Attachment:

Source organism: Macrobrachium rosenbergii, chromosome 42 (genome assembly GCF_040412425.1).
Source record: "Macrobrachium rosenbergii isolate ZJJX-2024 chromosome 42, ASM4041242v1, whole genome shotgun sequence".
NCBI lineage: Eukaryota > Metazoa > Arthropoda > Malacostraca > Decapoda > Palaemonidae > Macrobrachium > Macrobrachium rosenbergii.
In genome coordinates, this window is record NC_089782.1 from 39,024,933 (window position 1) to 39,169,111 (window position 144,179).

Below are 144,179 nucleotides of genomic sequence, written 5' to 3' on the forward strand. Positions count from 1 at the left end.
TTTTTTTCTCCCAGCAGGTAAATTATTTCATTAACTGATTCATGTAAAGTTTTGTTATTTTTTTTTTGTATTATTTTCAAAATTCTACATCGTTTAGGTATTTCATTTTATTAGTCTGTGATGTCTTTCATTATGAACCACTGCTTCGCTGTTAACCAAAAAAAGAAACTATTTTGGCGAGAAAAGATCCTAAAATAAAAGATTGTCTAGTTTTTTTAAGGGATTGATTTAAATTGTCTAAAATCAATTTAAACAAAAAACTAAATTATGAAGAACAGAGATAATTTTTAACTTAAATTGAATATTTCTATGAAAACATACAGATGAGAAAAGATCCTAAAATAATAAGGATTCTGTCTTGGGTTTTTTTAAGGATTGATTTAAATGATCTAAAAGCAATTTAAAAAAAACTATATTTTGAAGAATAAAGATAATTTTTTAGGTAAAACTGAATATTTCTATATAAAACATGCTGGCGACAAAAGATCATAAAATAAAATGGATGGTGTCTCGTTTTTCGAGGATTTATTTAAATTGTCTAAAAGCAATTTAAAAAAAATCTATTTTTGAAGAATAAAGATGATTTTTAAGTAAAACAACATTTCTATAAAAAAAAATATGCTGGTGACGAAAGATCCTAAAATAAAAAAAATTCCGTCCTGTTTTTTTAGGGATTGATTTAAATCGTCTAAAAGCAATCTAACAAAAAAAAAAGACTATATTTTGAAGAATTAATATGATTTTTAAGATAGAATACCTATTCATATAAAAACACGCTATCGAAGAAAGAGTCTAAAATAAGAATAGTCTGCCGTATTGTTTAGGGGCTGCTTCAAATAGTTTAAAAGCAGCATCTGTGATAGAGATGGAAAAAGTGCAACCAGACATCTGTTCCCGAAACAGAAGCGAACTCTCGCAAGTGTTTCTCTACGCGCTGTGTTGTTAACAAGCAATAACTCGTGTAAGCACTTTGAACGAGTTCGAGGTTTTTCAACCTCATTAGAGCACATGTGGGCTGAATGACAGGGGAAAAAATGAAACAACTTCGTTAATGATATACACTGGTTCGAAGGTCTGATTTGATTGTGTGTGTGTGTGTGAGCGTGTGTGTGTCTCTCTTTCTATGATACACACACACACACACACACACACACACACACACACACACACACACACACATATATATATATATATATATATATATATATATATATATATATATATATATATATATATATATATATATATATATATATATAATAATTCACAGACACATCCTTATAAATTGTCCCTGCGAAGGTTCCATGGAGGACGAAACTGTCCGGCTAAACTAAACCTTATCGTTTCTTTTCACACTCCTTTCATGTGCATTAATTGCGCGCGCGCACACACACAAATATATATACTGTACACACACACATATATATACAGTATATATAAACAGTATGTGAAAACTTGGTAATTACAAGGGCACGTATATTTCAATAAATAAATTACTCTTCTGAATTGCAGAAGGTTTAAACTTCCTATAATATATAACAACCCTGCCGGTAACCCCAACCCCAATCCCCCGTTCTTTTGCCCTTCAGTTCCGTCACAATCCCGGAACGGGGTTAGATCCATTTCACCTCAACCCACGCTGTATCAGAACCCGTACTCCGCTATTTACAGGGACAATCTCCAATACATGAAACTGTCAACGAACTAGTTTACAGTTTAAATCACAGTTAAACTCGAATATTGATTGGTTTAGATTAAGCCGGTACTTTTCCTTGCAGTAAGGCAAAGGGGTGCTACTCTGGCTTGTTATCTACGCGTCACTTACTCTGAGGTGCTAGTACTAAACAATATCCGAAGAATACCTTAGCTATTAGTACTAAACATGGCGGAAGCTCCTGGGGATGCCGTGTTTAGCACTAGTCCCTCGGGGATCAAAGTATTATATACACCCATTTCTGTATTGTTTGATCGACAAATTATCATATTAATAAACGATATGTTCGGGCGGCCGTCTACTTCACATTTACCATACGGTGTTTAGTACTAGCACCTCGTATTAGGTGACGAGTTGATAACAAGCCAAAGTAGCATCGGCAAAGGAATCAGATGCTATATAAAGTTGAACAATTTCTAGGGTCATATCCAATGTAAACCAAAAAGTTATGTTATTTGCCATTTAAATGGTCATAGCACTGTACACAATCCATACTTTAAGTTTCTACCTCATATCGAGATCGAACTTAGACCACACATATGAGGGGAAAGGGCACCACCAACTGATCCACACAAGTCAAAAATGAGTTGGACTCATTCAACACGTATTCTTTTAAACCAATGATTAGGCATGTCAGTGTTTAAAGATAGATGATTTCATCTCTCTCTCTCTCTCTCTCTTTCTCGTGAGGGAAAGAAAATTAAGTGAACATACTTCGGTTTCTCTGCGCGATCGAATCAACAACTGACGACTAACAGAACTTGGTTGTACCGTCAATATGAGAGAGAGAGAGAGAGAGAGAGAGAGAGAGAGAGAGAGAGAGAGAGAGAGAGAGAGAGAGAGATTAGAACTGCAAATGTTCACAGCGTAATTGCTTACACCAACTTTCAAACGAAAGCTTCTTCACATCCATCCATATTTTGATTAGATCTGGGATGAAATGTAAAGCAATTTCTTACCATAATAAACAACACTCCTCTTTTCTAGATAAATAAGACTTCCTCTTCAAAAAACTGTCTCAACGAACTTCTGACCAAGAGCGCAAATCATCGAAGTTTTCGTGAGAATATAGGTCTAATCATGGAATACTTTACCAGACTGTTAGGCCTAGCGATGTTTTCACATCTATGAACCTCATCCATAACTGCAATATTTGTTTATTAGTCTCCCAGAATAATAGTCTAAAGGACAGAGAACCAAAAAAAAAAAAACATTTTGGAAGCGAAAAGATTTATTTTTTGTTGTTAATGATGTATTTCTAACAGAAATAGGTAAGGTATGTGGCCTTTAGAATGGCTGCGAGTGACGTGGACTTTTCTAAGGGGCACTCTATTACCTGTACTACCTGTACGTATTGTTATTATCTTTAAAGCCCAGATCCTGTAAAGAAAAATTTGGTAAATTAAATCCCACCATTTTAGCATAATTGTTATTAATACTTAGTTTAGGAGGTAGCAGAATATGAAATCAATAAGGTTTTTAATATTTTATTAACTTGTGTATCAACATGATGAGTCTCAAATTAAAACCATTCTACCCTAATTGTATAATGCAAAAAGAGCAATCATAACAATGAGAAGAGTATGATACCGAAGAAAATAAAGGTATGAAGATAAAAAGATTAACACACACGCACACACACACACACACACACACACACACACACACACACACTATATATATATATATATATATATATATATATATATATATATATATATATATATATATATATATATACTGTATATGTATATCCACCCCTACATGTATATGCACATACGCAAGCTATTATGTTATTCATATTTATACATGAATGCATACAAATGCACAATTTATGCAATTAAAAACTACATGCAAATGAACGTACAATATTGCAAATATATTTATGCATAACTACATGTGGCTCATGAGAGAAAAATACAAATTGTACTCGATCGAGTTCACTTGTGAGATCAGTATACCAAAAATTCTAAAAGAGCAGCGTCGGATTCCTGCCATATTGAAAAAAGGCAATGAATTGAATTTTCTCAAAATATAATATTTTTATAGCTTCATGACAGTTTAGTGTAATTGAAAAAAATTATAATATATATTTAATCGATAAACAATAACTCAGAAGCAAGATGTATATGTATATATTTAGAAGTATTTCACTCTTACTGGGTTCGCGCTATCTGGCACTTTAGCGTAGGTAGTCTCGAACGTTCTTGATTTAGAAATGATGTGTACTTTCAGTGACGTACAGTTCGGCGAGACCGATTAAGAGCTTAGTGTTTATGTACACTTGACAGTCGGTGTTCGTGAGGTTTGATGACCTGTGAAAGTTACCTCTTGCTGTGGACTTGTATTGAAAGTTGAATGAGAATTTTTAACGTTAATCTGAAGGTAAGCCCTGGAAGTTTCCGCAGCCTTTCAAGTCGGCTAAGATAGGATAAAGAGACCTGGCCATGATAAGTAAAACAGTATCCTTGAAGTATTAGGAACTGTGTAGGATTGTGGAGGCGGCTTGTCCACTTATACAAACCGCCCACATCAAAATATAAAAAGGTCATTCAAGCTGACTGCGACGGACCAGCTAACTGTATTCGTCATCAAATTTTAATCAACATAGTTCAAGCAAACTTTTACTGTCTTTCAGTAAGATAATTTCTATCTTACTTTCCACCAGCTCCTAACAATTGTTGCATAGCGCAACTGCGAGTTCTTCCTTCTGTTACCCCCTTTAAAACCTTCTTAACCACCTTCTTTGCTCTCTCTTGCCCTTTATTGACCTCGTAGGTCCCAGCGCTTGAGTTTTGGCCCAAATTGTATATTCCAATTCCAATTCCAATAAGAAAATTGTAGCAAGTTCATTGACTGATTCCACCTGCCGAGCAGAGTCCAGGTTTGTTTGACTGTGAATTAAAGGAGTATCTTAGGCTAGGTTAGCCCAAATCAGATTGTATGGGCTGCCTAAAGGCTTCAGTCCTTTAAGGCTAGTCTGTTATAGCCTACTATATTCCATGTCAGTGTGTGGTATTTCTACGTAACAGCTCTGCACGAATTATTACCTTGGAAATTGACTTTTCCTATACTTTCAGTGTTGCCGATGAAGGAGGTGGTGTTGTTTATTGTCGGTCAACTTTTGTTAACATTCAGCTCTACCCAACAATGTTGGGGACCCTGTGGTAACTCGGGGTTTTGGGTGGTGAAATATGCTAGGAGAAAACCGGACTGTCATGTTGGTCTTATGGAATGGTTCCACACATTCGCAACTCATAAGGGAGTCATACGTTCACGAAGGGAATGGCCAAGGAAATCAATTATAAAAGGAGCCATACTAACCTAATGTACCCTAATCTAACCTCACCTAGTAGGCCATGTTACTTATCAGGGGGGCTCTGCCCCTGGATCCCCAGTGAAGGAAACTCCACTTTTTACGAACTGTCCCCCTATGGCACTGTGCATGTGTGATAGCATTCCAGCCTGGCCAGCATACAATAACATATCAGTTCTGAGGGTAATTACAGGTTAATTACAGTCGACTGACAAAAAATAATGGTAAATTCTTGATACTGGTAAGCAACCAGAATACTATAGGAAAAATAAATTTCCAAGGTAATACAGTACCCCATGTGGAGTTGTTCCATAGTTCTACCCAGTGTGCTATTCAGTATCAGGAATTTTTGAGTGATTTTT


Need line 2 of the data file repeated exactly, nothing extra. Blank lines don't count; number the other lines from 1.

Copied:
Source record: "Macrobrachium rosenbergii isolate ZJJX-2024 chromosome 42, ASM4041242v1, whole genome shotgun sequence".